Angola: The Bicesse Accords

Extracted from: "Angola" IN Compendium of Elections in Southern Africa (2002), edited by Tom Lodge, Denis Kadima and David Pottie, EISA, 17-18.

While communist regimes were collapsing in Eastern Europe in the eartly 1990s, The MPLA-PT [Movimento Popular de Libertação de Angola-Partido do Trabalho] announced its abandonment of Marxism-Leninism. In March 1991, it lifted the restrictions on opposition parties. The adoption of multipartyism and the Angolan government's acceptance of UNITA as part of a new order cleared the way for negotiations. Conversely, UNITA's recognition of the MPLA-PT as the government of Angola, at least until free elections were possible, facilitated the quest for a peace settlement. This was achieved when a ceasefire was agreed upon on 1 May 1991. The ceasefire took effect two weeks later and, on 31 May, the final accord was signed at Bicesse in Portugal.

The principal objectives of the accords were demilitarization and democratization, including preparations for Angola's first democratic elections. Before elections ((slated for not later than 30 November 1992) could take place it was crucial that the contending armies be demobilised and replaced with a national defence force. The new unified force was to be significantly smaller than the combined personnel of the two existing armies, though it would consist of equal numbers of former MPLA and UNITA soldiers. This implied that many thousands of FAPLA (MPLA) and FALA (UNITA) soldiers could not be taken into the new army now called the Angolan Armed Forces (FAA) and would have to be demobilized and reintegrated into civilian society.

A large number of joint structures, at the national and provincial levels, were created by the negotiators to implement the accords. At the centre of this network was the Joint Political and Military Commission, generally referred to by its Portuguese acronym CCPM. The only full members of this body were an equal number of government and UNITA representatives. The arrangement that meetings were to be chaired alternately by each side later proved to be a mistake because, in the absence of an impartial chairperson, there were deadlocks and delays in reaching agreement on crucial matters. Ambassadors from the three foreign powers involved with the negotiations and the peace process served on the CCPM as advisers. Known as the Observer Countries or as the Troika, these powers were the United States, the Russian Federation and Portugal. In terms of the accords, the Americans and the Russians would cease their military assistance to the MPLA and UNITA immediately.

Also serving on the CCPM was the UN Secretary-General's Special Representative for Angola, who was designated by the UN Security Council to head the second UN Angola Verification Mission (UNAVEM II). Margaret Anstee, one of the UN under-secretary-generals, was appointed to these positions. The UN already had a presence in Angola, in the form of UNAVEM I, which monitored the phased withdrawal of the South African and Cuban troops and whose work was completed at the time of the signing of the Bicesse Accords. The tasks of UNAVEM II were to observe and to verify, first, the assembling and demobilization of both armies in all the provinces, second, the reorganization and functioning of the police, and, third, the preparations for and the actual conduct of the elections. These would enable the Special Envoy to decide whether the elections were "free and fair". In addition to the above, UNAVEM II was to provide technical assistance to a new National Electoral Commission. The Special Envoy also had the crucial task of mediating in disputes between the contending parties to keep the peace process going.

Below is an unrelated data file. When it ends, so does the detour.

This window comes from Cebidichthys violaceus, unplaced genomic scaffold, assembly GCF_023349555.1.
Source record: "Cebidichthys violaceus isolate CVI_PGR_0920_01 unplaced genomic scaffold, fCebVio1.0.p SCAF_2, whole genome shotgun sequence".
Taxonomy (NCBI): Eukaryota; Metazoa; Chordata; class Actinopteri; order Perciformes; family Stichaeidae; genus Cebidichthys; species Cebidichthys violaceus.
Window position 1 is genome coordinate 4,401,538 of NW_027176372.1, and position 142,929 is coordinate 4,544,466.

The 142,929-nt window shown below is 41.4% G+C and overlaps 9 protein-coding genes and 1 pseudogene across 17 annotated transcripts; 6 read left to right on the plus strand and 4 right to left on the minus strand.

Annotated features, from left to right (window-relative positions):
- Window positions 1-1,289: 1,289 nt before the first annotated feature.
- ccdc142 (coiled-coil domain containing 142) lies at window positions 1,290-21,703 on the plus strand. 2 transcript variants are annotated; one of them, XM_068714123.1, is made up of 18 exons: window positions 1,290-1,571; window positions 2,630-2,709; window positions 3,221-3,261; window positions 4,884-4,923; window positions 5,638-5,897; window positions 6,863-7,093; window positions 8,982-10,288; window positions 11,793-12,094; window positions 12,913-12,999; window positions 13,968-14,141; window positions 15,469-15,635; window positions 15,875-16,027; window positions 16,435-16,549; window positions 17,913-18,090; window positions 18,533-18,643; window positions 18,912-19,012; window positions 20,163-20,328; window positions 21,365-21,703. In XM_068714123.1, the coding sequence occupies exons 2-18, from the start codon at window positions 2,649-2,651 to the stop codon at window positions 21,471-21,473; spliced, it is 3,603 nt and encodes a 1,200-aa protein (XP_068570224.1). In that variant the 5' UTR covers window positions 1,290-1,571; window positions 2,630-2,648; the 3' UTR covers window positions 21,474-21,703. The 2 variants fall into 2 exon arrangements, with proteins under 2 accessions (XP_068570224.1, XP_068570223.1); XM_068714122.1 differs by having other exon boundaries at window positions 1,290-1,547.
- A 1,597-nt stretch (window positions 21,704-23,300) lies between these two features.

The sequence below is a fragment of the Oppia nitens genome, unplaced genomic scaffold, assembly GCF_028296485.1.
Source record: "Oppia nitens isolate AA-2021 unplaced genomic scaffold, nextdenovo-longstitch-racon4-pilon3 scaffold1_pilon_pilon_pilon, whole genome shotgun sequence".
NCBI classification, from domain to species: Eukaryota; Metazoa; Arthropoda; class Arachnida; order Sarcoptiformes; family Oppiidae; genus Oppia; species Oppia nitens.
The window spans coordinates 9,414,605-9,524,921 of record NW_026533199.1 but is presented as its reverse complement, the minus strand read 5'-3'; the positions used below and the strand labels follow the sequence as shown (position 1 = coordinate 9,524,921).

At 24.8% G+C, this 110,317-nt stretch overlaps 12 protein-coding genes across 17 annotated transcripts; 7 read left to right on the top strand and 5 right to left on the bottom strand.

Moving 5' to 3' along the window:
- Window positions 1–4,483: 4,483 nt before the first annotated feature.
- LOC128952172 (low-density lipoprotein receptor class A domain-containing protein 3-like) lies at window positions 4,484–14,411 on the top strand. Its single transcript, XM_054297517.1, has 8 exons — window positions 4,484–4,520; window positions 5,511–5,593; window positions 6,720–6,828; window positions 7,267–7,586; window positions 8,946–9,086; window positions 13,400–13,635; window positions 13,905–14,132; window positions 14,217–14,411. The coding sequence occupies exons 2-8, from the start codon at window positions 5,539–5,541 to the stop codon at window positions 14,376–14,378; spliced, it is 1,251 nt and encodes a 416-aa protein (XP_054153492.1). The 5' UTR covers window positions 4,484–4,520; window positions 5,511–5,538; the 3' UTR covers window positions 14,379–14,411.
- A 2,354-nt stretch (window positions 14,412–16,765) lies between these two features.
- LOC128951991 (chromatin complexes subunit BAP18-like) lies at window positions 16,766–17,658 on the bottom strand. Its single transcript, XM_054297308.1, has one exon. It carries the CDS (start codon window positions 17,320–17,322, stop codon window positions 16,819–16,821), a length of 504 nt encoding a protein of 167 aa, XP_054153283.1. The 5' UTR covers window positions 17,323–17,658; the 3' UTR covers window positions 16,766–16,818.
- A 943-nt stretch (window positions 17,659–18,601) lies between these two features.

It should be noted that UNAVEM II was a largely unarmed peacekeeping mission with no mandate and resources to enforce peace and that the peacekeepers were required to respect the sovereignty of the Angolan state and its government. Indeed, Special Envoy Anstee warned that UNAVEM's few hundred staff and inadequate equipment were unrealistic, even for the designated task at hand. It would soon become evident that the head office planners of the UN operations in Angola underestimated the challenges of the transition. The political and economic environment differed fundamentally in some important respects from that prevailing in Namibia, the scene of a successful UN peacekeeping mission only two years earlier. Moreover, conditions on the ground were much worse and infinitely more dangerous than those encountered by the comparatively large and well-equipped UN mission to Namibia, consisting of some 7 000 members, including a substantial number of combat troops.